Ducati Scrambler Review, First Ride

By Jared Solomon | on March 1, 2015

Ducati is making its official entry into the Indian market with the Scrambler. The Italian bike maker has managed to take motorcycling back to its roots with this fun, beautiful and solidly built modern motorcycle with a dose of nostalgia that doesn’t cost the earth. So when we were invited to do our Ducati Scrambler, we didn't know how to react. 

The weight of expectations had jostled my emotions ahead of my ride on the Scrambler Ducati. For the last two years, I had been following the story of the resurrection of this iconic motorcycle. And, when its production version was unveiled in Paris last year, it was revealed that the new bike was in fact going to be called the Scrambler Ducati – emphasising the word Scrambler more than the brand Ducati. The global press ride took place in California a couple of months ago, but the legendary Italian bike maker also gathered the Asian automotive media for our very own Ducati Scrambler in Thailand where the bike is assembled.

The hype surrounding the all-new Scrambler Ducati has been immense, and the worldwide reception of the bike has also been incredibly positive. Our very own editor had an ‘awe’ moment when he first laid his eyes on it. But now it was time for me to get up close with the bike. Before we were allowed to see the bike, we were introduced to the designer – Julien Clement. This young man from France is just 26 years old, and interestingly enough this was his first project ever! And, by any yardstick, he’s done a wonderful job. The bike looks incredible.

Ducati Scrambler accessories

The Scrambler marks a change of direction for the Italians, as it looks nothing like the traditional sharp, edgy and aggressive Ducati sports bikes. It is, in fact, an American bike with a Ducati label on it. Why? Well, because the Scrambler Ducati originated in the ‘land of the free.’ The first Scrambler – Scrambler is the term used for Enduro bikes in the past – were originally created because American riders requested a small, lightweight, go-anywhere bike. It so happened that Berliner Motor Corporation – Ducati’s US importers in the 1960’s – took notice of the demand and requested Ducati to come up with something. So Ducati designed the Scrambler, and it was a roaring success in America – and soon the demand for the bike rose in Europe as well. The bike was affordable, and appealed to a wide range of riders. Today’s Scrambler Ducati is no different, as it is also aimed at younger riders. The bike is available in four different models, and each one with its own purpose. The Scrambler is a classic, but looks nothing like a retro bike. It’s a roadster, enduro, racer, and cruiser, all rolled into one.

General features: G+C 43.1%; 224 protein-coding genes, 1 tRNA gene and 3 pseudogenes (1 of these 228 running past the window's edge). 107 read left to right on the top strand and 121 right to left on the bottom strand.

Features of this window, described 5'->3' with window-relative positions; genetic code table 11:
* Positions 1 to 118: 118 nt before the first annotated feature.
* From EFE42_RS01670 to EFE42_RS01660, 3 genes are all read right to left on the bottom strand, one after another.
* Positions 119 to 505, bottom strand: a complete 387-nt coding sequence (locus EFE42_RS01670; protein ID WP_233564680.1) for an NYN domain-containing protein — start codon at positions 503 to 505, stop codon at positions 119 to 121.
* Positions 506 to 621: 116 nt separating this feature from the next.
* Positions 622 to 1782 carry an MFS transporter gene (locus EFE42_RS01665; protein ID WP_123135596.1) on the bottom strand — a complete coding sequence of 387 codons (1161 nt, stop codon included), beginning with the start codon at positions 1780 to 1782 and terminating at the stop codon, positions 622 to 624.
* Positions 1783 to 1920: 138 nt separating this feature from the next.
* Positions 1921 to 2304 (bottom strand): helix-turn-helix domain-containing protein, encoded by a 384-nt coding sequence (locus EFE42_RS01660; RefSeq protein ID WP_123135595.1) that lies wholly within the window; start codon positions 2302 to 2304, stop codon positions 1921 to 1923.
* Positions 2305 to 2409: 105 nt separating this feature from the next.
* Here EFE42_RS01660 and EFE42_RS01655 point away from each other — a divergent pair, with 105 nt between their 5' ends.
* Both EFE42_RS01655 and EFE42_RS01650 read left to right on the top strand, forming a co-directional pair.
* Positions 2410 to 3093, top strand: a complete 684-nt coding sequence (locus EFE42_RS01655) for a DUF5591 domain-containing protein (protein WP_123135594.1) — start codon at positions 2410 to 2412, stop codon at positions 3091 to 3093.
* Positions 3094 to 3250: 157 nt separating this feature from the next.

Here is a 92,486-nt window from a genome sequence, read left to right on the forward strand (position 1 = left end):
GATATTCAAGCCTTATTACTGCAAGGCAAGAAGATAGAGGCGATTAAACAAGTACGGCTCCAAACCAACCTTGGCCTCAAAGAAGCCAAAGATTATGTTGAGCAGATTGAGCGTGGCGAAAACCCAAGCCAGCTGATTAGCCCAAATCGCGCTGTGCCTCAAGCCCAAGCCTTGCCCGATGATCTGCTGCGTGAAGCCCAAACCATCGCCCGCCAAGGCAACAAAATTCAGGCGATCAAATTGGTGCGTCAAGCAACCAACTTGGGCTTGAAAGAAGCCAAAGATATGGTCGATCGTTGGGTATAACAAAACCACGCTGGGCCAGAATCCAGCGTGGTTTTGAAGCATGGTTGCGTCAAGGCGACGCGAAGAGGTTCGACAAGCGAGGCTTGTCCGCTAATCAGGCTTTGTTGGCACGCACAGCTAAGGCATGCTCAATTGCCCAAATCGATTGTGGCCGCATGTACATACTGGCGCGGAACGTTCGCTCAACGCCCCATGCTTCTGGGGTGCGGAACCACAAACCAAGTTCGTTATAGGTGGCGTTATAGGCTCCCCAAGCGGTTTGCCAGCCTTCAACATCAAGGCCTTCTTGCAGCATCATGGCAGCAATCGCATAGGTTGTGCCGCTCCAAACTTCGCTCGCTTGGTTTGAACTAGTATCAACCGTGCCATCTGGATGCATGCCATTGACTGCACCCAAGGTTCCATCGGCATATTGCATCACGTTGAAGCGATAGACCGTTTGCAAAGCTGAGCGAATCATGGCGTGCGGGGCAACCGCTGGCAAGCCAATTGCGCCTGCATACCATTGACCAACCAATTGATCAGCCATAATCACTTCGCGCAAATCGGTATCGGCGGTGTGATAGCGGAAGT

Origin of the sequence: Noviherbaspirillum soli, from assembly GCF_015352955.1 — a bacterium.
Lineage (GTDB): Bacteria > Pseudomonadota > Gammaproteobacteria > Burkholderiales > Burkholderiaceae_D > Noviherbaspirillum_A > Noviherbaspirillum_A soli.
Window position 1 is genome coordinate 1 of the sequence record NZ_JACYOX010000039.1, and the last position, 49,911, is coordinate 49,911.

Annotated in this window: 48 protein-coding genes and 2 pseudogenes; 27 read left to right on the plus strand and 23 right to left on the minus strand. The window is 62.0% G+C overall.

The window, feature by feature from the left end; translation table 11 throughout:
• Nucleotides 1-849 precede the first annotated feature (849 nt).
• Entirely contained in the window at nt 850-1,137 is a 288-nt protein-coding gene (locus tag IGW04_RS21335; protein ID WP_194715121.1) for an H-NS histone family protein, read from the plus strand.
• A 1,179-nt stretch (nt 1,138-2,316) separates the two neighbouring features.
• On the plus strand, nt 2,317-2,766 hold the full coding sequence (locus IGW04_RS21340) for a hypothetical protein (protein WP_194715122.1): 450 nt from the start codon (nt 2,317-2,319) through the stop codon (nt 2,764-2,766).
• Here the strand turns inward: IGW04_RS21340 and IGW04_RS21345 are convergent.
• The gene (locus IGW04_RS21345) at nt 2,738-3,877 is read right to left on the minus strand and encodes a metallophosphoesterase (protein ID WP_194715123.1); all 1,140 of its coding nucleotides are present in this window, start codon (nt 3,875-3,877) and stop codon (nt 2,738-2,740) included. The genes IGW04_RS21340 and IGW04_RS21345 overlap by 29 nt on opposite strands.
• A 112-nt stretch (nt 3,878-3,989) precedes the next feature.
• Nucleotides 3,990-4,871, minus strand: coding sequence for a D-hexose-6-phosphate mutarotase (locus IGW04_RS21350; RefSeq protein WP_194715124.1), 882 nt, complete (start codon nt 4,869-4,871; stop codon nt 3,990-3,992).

According to our Ducati Scrambler, the bike sits low, but it has good ground clearance. It uses modern technology in the form of its engine sourced from the discontinued Monster 796 – and it gets digital dials and LED lights. The high handlebars, long teardrop fuel tank, tank panels, and round headlight are all influenced by the original bike. The tyres are what gives the bike its aggressive nature, and are able to provide good grip on any surface. The long seat, the high front fender and the floating rear fender, along with the large disc brakes, are the modern additions to the Scrambler. It’s quite a good mix of components, and the overall quality is brilliant.